Friday, October 22, 2010
The Red Eye Report's 2010 October Horrorthon #22: "The Unseen" (1945)
As would Jamie Lee Curtis and Carol Kane after her, Gail Russell assumes the role of a babysitter who's really in for it in 1945's The Unseen. Russell plays Elizabeth Howard, a young woman hired by the stern David Fielding (Joel McCrea) as governess for his children (Nona Griffith and Richard Lyon). But she's hardly had time to unpack her things before realizing she's stepped into the nuttiest house since the Femm estate. All manner of strange characters drift about the Fielding residence, including a shifty real estate agent, a handyman who keeps odd working hours, and a former nanny who's not about to move on. From all of this hubub emerges a peculiar mystery, involving a recent string of murders and a figure rooting around the house next door. When she learns the Fielding kids know more than they're admitting, Elizabeth attempts to gain their trust and crack the crimes before her name ends up in the obituaries next.
It was but a few days ago that I ragged on Return of the Living Dead 3 for having bugger-all to do with its namesake series. But now we have The Unseen, a film I like a fair deal more than has even less to do with its own supposed roots. You can see from the poster that The Unseen was billed as a follow-up to 1944's The Uninvited and is accepted as a sequel in certain circles. But not only do none of the latter film's characters show up here, the former completely ditches the supernatural angle in favor of more earthly chills. The only common threads are director Lewis Allen and star Gail Russell, no longer playing an outright victim but a more proactive part this time around. Strangely, though, I didn't mind so flimsy a connection, since the first film's spirit is present here, even if the spirits themselves are not. The set-up is straight out of The Turn of the Screw, wherein the relationship between governess and children provides the film's emotional core, as well as its main source of conflict.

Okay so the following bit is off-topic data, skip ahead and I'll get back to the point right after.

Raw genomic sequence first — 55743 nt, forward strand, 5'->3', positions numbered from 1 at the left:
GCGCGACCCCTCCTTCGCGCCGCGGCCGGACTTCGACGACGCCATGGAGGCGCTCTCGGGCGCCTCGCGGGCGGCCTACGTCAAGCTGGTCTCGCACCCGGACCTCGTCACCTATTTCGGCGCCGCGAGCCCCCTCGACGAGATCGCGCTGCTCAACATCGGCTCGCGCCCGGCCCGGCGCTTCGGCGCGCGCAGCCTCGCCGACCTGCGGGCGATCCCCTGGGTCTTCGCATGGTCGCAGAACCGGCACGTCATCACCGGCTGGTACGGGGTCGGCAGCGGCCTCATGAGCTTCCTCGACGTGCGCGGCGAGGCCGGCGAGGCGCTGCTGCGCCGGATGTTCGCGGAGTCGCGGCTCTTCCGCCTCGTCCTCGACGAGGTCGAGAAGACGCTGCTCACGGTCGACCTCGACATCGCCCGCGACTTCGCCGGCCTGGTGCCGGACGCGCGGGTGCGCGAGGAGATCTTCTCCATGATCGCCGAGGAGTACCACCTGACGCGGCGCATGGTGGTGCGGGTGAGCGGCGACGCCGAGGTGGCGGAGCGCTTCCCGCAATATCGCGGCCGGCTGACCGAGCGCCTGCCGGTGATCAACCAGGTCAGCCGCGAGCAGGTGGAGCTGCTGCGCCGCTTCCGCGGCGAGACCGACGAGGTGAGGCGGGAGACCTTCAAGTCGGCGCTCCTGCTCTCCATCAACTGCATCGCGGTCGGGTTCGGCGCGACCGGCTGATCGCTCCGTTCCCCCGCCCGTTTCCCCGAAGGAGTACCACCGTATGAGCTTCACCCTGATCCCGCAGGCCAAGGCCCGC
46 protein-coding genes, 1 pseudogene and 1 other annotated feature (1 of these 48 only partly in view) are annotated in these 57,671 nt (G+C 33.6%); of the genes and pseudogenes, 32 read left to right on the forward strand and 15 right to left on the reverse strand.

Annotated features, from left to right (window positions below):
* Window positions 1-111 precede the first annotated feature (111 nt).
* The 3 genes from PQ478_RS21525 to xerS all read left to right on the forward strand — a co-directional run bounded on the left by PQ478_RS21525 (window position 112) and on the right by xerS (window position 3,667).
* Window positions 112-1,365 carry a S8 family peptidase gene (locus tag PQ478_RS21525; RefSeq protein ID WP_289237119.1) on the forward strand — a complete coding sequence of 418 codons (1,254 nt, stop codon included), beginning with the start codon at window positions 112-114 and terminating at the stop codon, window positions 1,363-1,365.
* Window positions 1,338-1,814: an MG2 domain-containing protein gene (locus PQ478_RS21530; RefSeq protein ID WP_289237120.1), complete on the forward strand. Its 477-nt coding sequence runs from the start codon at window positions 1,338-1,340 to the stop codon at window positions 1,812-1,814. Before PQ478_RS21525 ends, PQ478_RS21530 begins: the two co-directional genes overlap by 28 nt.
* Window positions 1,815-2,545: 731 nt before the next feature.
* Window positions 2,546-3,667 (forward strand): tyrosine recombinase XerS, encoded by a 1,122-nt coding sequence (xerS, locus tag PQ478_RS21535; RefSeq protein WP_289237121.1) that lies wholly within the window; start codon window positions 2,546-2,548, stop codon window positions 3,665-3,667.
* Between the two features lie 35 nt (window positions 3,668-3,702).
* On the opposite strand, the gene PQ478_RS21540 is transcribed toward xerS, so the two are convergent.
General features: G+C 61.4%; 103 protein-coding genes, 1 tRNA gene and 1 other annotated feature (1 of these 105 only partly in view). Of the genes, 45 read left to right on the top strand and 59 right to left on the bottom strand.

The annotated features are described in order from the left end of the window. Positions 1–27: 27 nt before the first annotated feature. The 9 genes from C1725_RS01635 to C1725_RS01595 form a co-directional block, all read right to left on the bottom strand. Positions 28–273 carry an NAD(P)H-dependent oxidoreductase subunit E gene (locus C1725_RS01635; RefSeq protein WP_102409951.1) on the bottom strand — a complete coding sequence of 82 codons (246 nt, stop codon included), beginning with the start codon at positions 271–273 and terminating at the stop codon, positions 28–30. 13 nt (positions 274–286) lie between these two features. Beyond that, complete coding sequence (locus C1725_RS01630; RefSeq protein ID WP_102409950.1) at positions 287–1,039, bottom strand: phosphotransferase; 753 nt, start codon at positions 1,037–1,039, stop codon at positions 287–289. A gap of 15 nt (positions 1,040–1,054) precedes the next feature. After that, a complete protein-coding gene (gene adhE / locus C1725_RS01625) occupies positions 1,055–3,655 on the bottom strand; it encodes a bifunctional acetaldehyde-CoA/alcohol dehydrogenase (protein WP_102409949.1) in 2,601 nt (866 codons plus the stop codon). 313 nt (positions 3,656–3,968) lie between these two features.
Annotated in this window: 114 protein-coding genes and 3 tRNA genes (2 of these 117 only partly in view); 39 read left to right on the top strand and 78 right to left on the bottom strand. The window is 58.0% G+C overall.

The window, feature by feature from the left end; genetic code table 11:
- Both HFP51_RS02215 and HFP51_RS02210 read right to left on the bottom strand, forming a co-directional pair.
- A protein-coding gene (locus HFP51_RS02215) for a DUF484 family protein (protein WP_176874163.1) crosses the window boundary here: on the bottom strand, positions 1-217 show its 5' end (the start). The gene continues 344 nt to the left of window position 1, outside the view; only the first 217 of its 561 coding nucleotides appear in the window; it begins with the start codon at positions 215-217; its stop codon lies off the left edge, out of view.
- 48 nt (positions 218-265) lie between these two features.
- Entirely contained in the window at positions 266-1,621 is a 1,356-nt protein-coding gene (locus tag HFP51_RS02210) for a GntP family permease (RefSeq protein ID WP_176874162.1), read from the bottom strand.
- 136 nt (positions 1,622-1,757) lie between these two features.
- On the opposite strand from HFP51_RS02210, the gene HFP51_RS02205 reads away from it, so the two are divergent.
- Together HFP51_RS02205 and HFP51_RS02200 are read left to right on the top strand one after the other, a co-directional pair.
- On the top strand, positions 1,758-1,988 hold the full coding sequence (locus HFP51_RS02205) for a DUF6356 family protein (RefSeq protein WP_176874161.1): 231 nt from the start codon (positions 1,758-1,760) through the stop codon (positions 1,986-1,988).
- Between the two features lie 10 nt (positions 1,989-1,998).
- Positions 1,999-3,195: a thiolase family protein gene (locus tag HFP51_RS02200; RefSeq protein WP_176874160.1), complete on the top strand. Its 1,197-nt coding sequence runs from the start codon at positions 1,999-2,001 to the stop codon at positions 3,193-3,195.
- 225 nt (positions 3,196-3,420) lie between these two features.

But here's where The Unseen gets a bit murky, kids. The resentment kids have towards any foreign authority figure is natural, and the junior actors here convey this very well. But Griffith and (mostly) Lyon do almost too good a job of exuding brattiness, so much so that the story's flow suffers as a result. With much of the mystery hinging on what the Fielding kids know but won't tell, it gets irritating to see the resolution prolonged because one of them is being a stubborn little demon spawn. As such, The Unseen is often left trying to find stuff to do, and though it only lasts 81 minutes, it's still dishing out red herrings an hour in. It doesn't develop an intricate puzzle so much as it just makes everyone but Russell look guilty as all get-out, resolved whenever's convenient for the culprit. This doesn't give Russell much of a chance to really play detective, but she still delivers a sweet and sympathetic performance, particularly when she puts up with McCrea's crusty ways to an almost saintly degree.
Though I've exhibited more jeers than cheers, The Unseen isn't at all terrible. Again, Allen nails the atmosphere, which is dark, foggy, and teeming with spookiness. Although the supernatural isn't part of the plan, you still find yourself getting nervous over what real-life terrors await Elizabeth in the surrounding mist. Even more hard to find than The Uninvited nowadays, The Unseen isn't worth breaking a sweat over, but should the Turner Classic Movie gods feel generous enough to schedule it, it's worth catching just to say you've seen it.